Film Review: A STAR IS BORN (directed by Bradley Cooper)

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by Joan Alperin on October 2, 2018

in Film

BRADLEY COOPER — A STAR REBORN

The first A Star Is Born (1937) tells of aspiring actress Esther Blodgett (played by Janet Gaynor) who impresses an alcoholic matinee idol Norman Maine (Fredric March). Esther gets her first big break in Norman’s next picture (and a marriage proposal from the smitten Mr. Maine). The movie’s a hit, but as Esther (now named Vicki) becomes a star, Norman’s popularity plummets due to a string of lousy pictures and an ongoing alcohol problem. The 1954 musical remake starred Judy Garland as a singer and James Mason as the former movie star. Then came the 1976 dud version starring Barbra Streisand (who won an Oscar with Paul Williams for the song “Evergreen”) as an unknown pop singer and Kris Kristofferson as an established rock star.

Now this Hollywood mythological backstage drama arrives in a redux that bests all previous versions (my favorite up ‘til now was Garland’s). Bradley Cooper not only appears in the picture – completely disappearing into his role as an aging, drug-addicted country/rock superstar, thereby stealing the film – but he co-wrote the screenplay (with Eric Roth and Will Fetters), co-wrote some songs, and makes his directorial debut.

With the help of dialect coach Tim Monich, vocal coach Roger Love, and guitar coach Lukas Nelson (Willie’s son, who collaborated on the soundtrack with Cooper and co-star Lady Gaga, who plays struggling singer/songwriter Ally), Cooper’s raspy, gravelly voice is remarkable. It mimics that of Sam Elliot as Jackson’s brother, Bobby, who gave up his own aspirations of being a star to help Jackson, who admits to Bobby that he stole his voice. Because Cooper captures all of his character’s complexities, and sings as well as a professional rocker, and plays a killer guitar, it’s tough to avert your attention from him, even though Gaga is an amazingly powerful singer and respectable actress.

We know from the start that Jackson Maine is a dope fiend: just before going on stage, he swallows some pills and chases them down with alcohol. Despite his inebriated state, his manic connection to the crowd is palpable, and his performance is amazing. After the show, he winds up in a gay bar where he spots Ally – the only female performer among the drag queens — performing Edith Piaf’s “La Vie en rose.” Impressed, Jackson winds up backstage, flustering Ally. It is in the early scenes before Ally becomes a star that Gaga shines, displaying a lovely vulnerability and wonderment.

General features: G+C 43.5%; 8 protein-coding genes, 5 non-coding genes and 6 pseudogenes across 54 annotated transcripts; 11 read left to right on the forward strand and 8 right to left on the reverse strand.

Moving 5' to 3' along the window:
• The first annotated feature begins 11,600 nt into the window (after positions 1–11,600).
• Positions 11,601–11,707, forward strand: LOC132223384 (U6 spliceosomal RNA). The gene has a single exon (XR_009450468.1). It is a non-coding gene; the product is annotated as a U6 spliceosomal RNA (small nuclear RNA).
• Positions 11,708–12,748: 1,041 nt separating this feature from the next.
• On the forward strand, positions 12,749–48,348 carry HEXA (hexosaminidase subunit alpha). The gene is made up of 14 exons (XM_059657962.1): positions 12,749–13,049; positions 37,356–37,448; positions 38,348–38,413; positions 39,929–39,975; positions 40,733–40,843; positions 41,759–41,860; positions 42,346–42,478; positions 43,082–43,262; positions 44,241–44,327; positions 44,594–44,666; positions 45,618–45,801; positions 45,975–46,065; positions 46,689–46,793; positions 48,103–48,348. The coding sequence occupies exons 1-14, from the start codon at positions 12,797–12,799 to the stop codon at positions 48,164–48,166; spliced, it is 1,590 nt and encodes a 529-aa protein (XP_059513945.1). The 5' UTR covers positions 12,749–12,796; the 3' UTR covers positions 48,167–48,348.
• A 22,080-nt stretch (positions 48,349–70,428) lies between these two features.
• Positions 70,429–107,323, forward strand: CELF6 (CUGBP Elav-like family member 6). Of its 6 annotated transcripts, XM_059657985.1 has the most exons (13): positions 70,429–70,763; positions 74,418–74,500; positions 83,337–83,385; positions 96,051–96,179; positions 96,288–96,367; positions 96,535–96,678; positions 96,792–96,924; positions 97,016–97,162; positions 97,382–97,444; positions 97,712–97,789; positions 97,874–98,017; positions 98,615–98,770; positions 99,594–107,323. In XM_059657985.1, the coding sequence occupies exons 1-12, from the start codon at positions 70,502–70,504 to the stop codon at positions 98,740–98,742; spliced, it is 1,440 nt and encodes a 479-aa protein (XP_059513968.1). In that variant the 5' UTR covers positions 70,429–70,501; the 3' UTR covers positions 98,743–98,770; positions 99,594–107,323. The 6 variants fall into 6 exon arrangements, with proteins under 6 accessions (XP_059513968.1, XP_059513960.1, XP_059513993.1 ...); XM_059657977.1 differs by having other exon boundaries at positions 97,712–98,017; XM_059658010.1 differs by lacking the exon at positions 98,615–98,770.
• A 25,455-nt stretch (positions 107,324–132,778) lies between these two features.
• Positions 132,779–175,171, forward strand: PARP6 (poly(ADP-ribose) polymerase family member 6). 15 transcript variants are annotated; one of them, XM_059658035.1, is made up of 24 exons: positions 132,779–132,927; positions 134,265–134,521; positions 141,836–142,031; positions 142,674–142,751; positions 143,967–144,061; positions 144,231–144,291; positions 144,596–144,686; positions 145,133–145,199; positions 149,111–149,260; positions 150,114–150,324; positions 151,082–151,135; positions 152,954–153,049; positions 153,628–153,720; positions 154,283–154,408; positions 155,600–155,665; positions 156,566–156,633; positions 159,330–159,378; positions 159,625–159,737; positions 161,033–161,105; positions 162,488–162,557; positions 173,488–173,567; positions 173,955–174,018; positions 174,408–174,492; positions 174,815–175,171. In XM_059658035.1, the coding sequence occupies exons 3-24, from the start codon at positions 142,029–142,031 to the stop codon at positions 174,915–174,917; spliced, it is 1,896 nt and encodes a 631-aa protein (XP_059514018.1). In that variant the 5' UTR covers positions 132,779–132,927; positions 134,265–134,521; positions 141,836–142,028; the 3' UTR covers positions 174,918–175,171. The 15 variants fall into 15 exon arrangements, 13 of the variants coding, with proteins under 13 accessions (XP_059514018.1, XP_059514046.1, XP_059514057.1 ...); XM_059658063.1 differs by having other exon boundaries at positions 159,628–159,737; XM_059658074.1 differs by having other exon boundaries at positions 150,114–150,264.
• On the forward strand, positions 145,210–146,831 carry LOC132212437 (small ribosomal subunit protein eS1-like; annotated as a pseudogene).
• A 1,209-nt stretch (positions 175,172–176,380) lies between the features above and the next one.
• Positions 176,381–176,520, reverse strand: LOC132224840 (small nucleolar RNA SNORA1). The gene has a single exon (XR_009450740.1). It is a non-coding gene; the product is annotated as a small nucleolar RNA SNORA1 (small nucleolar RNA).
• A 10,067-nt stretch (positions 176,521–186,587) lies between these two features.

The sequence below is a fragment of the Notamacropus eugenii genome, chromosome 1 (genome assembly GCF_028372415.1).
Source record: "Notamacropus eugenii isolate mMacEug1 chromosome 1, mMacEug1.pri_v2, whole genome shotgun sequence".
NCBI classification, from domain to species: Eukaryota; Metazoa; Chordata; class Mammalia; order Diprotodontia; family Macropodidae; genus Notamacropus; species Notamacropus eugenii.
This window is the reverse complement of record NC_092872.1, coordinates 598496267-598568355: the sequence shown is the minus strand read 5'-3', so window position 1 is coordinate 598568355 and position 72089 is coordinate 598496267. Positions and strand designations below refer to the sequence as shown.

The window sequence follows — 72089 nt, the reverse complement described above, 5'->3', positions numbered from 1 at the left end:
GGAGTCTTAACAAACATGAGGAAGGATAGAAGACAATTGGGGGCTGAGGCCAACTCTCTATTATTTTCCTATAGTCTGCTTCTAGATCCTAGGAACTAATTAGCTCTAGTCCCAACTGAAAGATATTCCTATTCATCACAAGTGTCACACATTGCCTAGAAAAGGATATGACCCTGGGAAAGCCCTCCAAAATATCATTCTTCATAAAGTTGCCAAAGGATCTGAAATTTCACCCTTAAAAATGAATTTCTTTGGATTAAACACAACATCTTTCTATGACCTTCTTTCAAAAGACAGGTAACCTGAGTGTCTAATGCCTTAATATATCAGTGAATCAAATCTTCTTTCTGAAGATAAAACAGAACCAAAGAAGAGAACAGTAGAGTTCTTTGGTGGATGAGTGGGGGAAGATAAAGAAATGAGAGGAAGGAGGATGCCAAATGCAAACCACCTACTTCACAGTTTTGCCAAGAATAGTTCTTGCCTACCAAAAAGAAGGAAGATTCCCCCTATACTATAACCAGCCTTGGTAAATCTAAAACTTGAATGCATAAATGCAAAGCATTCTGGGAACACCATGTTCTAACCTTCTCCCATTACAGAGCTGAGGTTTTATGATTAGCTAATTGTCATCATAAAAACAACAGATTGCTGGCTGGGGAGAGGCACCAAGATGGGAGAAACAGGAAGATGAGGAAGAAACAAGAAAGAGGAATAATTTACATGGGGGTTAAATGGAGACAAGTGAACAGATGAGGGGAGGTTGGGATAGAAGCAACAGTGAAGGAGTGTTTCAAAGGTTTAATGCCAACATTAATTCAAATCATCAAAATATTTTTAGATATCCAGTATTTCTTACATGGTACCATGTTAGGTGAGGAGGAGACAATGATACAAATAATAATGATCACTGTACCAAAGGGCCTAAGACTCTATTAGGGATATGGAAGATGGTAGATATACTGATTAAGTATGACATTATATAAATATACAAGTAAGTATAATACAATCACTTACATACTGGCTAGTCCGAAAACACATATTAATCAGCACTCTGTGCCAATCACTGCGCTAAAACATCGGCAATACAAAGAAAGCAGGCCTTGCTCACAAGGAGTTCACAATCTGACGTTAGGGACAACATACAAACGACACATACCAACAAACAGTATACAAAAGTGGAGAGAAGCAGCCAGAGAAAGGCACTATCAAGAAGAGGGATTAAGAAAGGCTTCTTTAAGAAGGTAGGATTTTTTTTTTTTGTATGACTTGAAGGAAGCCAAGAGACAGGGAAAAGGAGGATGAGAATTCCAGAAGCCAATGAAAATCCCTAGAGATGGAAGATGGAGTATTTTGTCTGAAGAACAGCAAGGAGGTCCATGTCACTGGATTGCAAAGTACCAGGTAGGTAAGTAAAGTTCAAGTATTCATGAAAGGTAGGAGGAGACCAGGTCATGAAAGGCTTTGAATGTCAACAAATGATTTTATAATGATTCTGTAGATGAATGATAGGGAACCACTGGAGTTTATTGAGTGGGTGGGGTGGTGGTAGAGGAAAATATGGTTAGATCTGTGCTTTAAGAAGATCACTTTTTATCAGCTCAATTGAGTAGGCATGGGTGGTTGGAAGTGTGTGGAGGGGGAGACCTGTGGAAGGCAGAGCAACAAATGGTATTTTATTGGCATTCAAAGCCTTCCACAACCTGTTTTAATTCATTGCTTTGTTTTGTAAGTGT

The two definitely have chemistry and as the night goes on, she opens up to him while the extremely guarded Jackson follows suit. Their meet-cute, which lasts until dawn, is captured with beautiful intimacy, and it’s one of the most charming aspects of the film, especially when they improvise a song together (“Out of Time”). Jackson convinces her that her talent is special, and soon Ally is touring with him; when he sits her down at the piano in front of a crowd of tens of thousands, she performs one of her songs and … a star is born. The tunes (also written by DJ White Shadow, Jason Isbell, Mark Ronson, Diane Warren, and Andrew Wyatt) are astoundingly poignant, and when Gaga and Bradley perform together, it’s pure magic. You want these two to make it as a couple.

Unfortunately, Jackson is a damaged character and no matter how much Ally tries to save him, he keeps falling back to his old ways. The doomed love story will stay with you long after the movie ends.

The much-needed backstory for Maine missing in the previous three Star pictures is filled in here with the addition of terrific supporting characters: Lorenzo (Andrew Dice Clay), Ally’s super loving and supportive dad; Noodles (Dave Chappelle), Jackson’s friend who represents to him another path he could have taken; and Rez (Rafi Gavron), Ally’s producer who has his own ideas on how to make her a star.

This essential Hollywood cautionary tale could easily have turned into soapy melodrama, but thanks to Cooper’s down-to-earth filmmaking, this A Star Is Born ascends into the cinema firmament. Don’t miss it.

stills courtesy of Warner Bros. Pictures

A Star Is Born
Warner Bros. Pictures
U.S.A. | 135 minutes
in wide release October 5, 2018

{ 3 comments… read them below or add one }

Chris Cavallo October 6, 2018 at 12:01 pm

Wow. Based on this review, we rushed to the theater last night. Just to let you know we agree wholeheartedly. Thanks for the review.

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Marilyn Greig October 11, 2018 at 7:50 pm

Where can I buy the poster of Bradley and Gaga at the top?

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Tony October 11, 2018 at 10:54 pm

Try Amazon, Marilyn.

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